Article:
Bektashis also immerse themselves in the writings and biographies of the outstanding exemplars of the other great Sufi orders, such as Abdulqadir Al-Jilani, Ahmad Al-Rifa'i, Ahmad Al-Badawi, Baha'ud'din Naqshband, Ziya'ud'din Khalid, Pir Umar Khalwat and his successors including Nur'ud'din Al-Jarraha, along with Haci Bayram Veli, Ismail Hakki Bursevi, Niyazi Al-Misri, Ibrahim Gülşeni, Sa'ad'ud'din Jibawi, and Abu'l Hasan bin Abd'Allah bin Abd'Al-Jabar Ash-Shazali.
Finally, the Bektashis are devoted to the works and lives of their own outstanding exponents, of which there are many, reaching from the 15th century "organizer of the order," Balim Sulltan, who initiated Ottoman Sultan Bayazet II into Bektashism, to the 19th century enlightener and Albanian patriot, Naim Frashëri.
With the suppression of the Sufi orders in Turkey by Mustafa Kemal, after the first worldwar, the Bektashis transferred their Kryegjyshata or residence of their world dede (supreme guide) to Tirana, Albania. The Bektashis had long maintained a large presence in southern Albania, with varying numbers of followers in every Albanian-speaking territory, including Kosovo, Montenegro, Macedonia, and Çamëria in northern Greece, as well as in Turkey, Syria, Iraq, Hungary, Romania, and other lands. But with the migration to Albania of its unique hierarchy, which resembles a Shia model of ulema more than that of the Sunni shaykhs, Bektashism became identified with Albanian ethnicity. It adopted the Albanian national flag, which it displays alongside its own green banner showing a twelve-pointed golden star and wreathes. This was a fulfillment of the vision of Naim Frashëri, who saw in Bektashism a vessel for the progressive transformation of the Albanian people. Bektashism epitomizes gender equality, secular governance, and public education.
On April 2, 2011, the most recent Kryegjysh of the Bektashis, Haxhi Dede Reshat Bardhi, who was born in 1935, departed from this life. During my visit to the Harabati teqe the Bektashi clerics had gathered in the beautiful Albanian town of Saranda to inaugurate his mausoleum (tyrbe).
Especially because of their progressive values, the Bektashis in Macedonia have come under attack by the official Sunni Islamic Community, which has legitimized aggression against the Harabati teqe. The lack of proper good relations between the official Islamic Community of Macedonia and the Bektashis in Tetova was noted by the U.S. State Department in its official reports on international religious freedom for 2006 and 2009. The situation of the Bektashis in Macedonia contrasts with mutual respect between Sunnis and Bektashis in Albania proper and courteous association between Sunnis and Bektashis in Kosovo.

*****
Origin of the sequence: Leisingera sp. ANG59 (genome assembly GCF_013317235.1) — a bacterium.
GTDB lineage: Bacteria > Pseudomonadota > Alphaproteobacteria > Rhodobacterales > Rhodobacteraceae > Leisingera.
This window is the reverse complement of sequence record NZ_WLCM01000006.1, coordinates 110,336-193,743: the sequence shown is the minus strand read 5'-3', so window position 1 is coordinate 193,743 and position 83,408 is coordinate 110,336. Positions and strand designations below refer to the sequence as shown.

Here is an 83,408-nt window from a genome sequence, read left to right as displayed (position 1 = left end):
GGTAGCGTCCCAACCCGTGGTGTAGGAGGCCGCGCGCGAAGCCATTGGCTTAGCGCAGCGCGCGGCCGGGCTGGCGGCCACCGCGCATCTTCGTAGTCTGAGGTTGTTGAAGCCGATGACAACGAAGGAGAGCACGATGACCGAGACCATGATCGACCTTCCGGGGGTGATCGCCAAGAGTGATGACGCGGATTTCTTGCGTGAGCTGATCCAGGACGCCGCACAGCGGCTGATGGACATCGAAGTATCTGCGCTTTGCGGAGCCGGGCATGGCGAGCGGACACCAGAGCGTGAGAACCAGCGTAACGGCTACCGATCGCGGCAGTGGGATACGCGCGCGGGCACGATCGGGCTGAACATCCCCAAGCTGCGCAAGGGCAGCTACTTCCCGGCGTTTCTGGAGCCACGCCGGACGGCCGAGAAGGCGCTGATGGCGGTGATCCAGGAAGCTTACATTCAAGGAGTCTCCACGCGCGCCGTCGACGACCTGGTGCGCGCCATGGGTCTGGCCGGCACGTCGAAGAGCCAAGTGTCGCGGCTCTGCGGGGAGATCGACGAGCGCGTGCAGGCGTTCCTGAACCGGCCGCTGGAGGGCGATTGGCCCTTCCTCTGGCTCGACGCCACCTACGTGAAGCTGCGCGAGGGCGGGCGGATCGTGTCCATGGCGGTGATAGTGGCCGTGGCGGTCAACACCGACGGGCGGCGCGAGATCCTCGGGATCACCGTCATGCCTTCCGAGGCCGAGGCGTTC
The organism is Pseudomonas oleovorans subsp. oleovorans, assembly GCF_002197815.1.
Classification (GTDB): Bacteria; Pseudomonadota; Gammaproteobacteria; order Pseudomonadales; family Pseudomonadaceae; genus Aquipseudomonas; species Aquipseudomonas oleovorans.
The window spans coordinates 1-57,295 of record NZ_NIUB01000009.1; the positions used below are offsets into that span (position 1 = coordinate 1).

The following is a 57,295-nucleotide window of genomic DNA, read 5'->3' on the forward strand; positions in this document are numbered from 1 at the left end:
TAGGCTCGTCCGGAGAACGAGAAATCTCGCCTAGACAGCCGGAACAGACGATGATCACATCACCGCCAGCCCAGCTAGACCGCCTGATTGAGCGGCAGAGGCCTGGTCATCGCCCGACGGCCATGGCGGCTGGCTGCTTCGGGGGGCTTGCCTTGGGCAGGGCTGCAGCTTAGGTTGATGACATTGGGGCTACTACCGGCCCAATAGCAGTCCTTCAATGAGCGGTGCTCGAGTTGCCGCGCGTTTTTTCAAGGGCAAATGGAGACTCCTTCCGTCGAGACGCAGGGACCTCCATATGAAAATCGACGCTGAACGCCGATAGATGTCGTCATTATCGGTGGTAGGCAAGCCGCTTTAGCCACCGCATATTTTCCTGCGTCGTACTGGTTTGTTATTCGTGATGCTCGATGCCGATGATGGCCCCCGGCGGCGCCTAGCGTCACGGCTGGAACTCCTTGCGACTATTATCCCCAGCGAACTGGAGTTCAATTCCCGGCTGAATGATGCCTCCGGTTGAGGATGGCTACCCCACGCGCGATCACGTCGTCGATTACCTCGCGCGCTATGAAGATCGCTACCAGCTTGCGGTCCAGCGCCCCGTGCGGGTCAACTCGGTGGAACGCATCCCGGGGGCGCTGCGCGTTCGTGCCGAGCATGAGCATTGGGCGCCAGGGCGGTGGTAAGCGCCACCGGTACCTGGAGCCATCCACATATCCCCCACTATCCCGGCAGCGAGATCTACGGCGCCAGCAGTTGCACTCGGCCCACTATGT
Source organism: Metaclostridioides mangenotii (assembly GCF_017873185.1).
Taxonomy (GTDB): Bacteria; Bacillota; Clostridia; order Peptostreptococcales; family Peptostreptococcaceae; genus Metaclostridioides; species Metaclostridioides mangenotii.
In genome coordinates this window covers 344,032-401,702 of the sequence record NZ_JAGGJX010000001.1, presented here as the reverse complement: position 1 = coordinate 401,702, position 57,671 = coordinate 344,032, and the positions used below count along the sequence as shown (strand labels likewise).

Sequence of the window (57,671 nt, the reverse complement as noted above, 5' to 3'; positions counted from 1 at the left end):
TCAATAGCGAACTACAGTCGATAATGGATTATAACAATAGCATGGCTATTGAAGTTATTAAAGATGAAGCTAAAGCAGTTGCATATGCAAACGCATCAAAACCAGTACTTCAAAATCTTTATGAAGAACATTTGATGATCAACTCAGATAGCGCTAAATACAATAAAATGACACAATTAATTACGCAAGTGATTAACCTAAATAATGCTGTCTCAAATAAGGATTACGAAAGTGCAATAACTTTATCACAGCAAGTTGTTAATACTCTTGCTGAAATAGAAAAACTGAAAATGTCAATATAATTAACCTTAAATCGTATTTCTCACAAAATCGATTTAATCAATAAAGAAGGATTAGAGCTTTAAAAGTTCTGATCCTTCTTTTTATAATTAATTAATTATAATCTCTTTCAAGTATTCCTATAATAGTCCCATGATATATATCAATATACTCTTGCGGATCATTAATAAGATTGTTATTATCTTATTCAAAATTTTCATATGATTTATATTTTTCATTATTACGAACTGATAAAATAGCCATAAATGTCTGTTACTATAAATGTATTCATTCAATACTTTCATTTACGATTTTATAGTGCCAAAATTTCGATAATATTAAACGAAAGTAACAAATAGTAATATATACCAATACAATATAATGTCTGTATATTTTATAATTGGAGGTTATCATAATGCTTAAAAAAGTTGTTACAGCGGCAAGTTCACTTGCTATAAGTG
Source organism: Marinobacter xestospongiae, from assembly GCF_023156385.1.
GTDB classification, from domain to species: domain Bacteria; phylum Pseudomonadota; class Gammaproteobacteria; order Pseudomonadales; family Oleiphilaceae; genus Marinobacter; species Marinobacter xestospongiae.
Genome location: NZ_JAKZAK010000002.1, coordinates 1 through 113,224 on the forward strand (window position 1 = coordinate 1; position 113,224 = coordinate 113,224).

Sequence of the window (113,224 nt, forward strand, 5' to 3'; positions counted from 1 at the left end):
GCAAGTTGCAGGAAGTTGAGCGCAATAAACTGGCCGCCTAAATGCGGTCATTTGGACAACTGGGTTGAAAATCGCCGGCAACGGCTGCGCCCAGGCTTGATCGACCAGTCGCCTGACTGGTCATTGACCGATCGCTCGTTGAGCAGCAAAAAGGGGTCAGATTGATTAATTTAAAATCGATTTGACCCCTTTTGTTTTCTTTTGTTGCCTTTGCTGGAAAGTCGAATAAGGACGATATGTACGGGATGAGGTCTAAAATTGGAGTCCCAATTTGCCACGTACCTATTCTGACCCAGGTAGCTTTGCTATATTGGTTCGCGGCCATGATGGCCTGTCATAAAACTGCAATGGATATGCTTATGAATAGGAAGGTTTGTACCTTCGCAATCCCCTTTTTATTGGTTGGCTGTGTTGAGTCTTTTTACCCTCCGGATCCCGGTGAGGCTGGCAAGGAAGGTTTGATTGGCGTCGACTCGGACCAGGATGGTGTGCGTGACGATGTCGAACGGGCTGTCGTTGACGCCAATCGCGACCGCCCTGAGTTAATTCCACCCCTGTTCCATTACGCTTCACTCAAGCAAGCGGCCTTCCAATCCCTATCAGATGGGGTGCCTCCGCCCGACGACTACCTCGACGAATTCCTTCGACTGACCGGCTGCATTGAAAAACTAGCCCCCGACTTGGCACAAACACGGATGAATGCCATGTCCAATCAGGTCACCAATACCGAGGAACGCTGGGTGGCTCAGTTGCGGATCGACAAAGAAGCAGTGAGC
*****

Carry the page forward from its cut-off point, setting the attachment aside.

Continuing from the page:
The reason for the difference, and the problem, in Macedonia is simple: Albanians and Muslims in that country both comprise minorities, and the post-Communist Slav regime in power has an interest in dividing both by inciting Sunnis against Bektashis. As part of this mendacious attitude, the Macedonian government has refused to grant the Bektashi claim to return of the Harabati property, which was expropriated by the Communist government of Yugoslavia after the second world war.
Because the Bektashis cannot establish their claim to the shrine, they cannot easily resist the radical campaign to take it over, or solicit funds for its reconstruction. But the Macedonian Slav government is now, as I was told by Bektashis at the Harabati teqe, under pressure to recognize their legitimate and righteous status. Recognition by the Macedonian authorities would clear the way for support to the rehabilitation of the shrine by the Bektashis and their friends.
It is a matter of some grim irony that the municipal shield of the city of Tetova depicts the Harabati teqe. But the town authorities have so far failed to rescue their prized cultural asset. Further action is needed to save the Harabati teqe from its moral and physical devastation.